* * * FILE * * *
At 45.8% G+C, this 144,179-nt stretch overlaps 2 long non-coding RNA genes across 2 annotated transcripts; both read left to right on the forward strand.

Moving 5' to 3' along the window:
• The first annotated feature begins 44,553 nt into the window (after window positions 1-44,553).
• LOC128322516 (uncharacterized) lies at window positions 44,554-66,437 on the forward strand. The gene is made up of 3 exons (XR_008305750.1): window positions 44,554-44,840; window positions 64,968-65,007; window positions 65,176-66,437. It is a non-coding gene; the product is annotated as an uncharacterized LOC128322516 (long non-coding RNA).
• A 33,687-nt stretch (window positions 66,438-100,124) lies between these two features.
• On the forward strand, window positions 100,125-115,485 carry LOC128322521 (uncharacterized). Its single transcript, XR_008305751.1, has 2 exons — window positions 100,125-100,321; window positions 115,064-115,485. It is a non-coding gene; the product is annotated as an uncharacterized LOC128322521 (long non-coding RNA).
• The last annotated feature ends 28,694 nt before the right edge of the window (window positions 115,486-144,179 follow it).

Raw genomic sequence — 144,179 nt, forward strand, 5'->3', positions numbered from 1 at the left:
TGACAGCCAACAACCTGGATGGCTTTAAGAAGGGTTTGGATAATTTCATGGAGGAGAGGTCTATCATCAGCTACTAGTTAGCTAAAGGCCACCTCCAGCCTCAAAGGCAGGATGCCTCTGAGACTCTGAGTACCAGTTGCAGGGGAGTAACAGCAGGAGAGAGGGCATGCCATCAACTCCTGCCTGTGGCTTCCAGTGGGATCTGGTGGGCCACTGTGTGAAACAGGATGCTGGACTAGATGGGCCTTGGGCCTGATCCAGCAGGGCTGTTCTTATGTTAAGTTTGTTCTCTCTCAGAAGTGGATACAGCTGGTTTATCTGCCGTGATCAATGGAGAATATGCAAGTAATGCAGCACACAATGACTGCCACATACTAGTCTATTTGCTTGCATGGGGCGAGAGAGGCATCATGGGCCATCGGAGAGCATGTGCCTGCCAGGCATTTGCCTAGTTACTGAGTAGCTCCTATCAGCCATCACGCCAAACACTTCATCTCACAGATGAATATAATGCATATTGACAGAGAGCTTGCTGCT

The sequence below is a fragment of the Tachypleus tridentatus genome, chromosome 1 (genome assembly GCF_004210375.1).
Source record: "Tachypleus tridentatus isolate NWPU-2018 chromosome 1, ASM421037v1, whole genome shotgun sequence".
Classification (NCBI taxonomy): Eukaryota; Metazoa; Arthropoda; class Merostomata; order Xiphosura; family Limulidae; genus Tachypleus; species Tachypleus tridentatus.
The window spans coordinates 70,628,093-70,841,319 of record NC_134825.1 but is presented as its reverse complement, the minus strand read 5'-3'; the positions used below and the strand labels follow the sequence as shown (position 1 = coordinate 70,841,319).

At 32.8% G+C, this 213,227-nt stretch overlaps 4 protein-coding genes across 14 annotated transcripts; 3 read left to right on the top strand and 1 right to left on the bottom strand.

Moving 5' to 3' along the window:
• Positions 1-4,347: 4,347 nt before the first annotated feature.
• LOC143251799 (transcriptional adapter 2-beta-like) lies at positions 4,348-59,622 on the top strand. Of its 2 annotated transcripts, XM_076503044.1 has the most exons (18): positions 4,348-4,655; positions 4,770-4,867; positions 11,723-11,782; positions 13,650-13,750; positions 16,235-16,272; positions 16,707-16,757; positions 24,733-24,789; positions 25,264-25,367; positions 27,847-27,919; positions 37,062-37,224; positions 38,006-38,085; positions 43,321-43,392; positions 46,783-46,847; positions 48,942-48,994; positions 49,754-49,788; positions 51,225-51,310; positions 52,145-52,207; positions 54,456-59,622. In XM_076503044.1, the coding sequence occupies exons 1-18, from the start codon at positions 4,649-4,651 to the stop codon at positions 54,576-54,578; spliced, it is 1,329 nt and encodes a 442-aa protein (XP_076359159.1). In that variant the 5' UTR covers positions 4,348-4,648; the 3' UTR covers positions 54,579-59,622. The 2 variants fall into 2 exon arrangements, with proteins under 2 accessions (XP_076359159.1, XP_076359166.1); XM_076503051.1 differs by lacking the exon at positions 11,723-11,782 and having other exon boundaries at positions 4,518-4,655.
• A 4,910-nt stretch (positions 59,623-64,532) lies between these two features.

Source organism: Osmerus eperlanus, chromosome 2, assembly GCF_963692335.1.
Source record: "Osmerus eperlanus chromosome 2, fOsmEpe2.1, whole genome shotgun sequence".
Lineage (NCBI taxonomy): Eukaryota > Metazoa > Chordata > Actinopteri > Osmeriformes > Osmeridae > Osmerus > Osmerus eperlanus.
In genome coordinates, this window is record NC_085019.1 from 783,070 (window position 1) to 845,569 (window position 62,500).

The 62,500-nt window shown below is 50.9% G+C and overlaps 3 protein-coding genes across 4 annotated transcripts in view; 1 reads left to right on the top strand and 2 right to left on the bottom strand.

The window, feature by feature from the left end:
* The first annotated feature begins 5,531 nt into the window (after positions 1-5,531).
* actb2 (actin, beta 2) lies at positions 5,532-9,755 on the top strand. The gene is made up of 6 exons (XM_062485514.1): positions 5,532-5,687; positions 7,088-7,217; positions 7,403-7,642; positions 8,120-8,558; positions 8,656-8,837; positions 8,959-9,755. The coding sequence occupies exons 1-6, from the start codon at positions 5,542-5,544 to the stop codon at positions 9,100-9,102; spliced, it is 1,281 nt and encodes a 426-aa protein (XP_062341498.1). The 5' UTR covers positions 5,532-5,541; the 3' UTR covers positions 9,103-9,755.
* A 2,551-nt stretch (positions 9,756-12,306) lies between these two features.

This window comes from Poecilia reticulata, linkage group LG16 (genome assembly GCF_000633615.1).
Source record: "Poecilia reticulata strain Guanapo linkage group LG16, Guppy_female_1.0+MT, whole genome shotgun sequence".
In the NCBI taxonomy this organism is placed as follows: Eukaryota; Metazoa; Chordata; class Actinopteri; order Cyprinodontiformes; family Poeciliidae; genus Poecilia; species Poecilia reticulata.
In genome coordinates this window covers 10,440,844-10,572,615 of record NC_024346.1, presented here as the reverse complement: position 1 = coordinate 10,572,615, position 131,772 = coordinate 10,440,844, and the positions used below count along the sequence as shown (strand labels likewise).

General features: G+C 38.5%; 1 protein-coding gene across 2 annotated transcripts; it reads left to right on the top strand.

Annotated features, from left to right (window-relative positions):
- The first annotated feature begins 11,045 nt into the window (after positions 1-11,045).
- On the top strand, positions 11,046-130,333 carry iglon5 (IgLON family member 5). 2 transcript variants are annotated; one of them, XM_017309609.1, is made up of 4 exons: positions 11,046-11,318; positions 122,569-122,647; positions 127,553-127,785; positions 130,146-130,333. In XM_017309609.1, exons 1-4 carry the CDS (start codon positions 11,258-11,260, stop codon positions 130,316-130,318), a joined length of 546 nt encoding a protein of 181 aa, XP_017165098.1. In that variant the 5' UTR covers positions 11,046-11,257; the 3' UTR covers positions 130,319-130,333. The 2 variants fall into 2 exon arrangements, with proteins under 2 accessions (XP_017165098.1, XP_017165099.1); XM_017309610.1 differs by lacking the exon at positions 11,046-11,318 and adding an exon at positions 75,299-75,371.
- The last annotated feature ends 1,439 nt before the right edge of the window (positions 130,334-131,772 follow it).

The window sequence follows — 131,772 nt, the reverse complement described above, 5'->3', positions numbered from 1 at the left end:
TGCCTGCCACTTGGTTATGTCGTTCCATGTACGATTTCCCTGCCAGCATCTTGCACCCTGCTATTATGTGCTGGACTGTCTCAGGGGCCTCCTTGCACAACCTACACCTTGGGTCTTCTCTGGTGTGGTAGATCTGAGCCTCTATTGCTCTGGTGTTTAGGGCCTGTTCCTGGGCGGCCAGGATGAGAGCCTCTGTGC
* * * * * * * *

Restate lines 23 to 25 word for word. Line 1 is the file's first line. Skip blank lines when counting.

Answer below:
The 62,500-nt window shown below is 50.9% G+C and overlaps 3 protein-coding genes across 4 annotated transcripts in view; 1 reads left to right on the top strand and 2 right to left on the bottom strand.

The window, feature by feature from the left end:
* The first annotated feature begins 5,531 nt into the window (after positions 1-5,531).